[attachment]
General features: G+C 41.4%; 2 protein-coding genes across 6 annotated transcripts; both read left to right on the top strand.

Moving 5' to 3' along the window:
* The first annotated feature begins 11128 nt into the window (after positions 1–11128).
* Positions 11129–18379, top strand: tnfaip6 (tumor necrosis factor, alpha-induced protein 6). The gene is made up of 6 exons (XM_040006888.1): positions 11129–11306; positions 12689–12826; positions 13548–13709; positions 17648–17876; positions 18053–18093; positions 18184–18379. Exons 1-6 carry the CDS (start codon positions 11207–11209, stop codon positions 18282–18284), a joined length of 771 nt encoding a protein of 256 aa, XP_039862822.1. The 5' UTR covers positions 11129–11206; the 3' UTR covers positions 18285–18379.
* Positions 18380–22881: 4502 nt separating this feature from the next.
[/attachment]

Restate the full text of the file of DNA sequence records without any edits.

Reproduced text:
General features: G+C 41.4%; 2 protein-coding genes across 6 annotated transcripts; both read left to right on the top strand.

Moving 5' to 3' along the window:
* The first annotated feature begins 11128 nt into the window (after positions 1–11128).
* Positions 11129–18379, top strand: tnfaip6 (tumor necrosis factor, alpha-induced protein 6). The gene is made up of 6 exons (XM_040006888.1): positions 11129–11306; positions 12689–12826; positions 13548–13709; positions 17648–17876; positions 18053–18093; positions 18184–18379. Exons 1-6 carry the CDS (start codon positions 11207–11209, stop codon positions 18282–18284), a joined length of 771 nt encoding a protein of 256 aa, XP_039862822.1. The 5' UTR covers positions 11129–11206; the 3' UTR covers positions 18285–18379.
* Positions 18380–22881: 4502 nt separating this feature from the next.